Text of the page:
Dave Hickey (art writer): His mother cleaned houses and washed clothes. She arranged artificial flowers in coffee cans, covered the cans with foil paper, and sold them door-to-door. She used her flower money to buy the Campbell’s Soup she served her sons for lunch. That soup, Andy told me once, constituted a rare opportunity as a child to exercise his taste, because he got to pick which kind of Campbell’s they would have for lunch. Usually, he said, he chose tomato. (PH009)

John Warhola: I still remember her [Julia Warhola] when we were small. We didn’t have no radio or TV to keep you quiet and in the winter she’d tell us to come in the kitchen and she’d say ‘alright somebody draw a picture of a cow,' you know, and then the one who draws the best picture will get a prize so what she did, she bought the Hershey bars for a nickel, real big, you know. Andy would always win. (RB)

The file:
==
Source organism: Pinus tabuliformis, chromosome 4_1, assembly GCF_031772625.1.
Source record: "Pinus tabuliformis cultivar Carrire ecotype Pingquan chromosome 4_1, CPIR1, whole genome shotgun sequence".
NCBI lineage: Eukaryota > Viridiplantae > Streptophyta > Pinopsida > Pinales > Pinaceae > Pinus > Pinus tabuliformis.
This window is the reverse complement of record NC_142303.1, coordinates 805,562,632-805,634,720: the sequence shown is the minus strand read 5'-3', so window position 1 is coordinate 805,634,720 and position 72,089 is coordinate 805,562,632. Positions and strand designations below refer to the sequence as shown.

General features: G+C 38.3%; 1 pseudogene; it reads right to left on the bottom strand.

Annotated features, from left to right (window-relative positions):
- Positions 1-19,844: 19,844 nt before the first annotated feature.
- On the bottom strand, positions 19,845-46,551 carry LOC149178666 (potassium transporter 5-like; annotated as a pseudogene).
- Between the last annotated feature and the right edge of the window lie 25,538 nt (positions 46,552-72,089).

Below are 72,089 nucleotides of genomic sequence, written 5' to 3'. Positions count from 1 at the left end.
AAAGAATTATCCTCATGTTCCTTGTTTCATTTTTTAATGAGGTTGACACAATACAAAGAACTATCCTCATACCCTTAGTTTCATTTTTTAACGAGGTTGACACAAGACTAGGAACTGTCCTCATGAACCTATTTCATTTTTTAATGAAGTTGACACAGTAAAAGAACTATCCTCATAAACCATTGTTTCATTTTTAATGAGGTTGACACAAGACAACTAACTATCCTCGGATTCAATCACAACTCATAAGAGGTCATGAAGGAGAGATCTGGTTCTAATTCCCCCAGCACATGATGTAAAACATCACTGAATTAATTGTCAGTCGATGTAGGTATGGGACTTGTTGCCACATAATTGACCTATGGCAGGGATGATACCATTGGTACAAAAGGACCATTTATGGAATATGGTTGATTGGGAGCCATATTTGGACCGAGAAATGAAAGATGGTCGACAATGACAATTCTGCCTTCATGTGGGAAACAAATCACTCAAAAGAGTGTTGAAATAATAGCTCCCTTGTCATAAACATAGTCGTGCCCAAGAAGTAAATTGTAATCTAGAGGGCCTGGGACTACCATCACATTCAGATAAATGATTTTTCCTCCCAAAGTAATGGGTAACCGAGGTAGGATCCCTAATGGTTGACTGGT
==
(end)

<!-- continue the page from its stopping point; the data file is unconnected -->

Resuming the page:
Paul Warhola: It was a bad time. But even though we ourselves had almost nothing, mother always sent some of what she earned to her sister in Europe. It was sometimes only a dollar or two. She always posted a package back - a 'baliki.' (RU61)

John Warhola: When Andy was about eight he wanted a movie projector. My dad couldn’t afford to buy it so my mother would do some housework one or two days a week. I remember she got a dollar a day, and this projector was around ten dollars, so she saved the money up and got it for Andy. He’d buy a film of Mickey Mouse or something like that and show it on the wall over and over again. When a relative would give him a quarter he’d save it and then buy another film. That’s where some it it started – he really wanted to do some work with the camera. When he was about nine years old we had a Kodak Brownie camera… Andy would take pictures of just about anything. (BP148)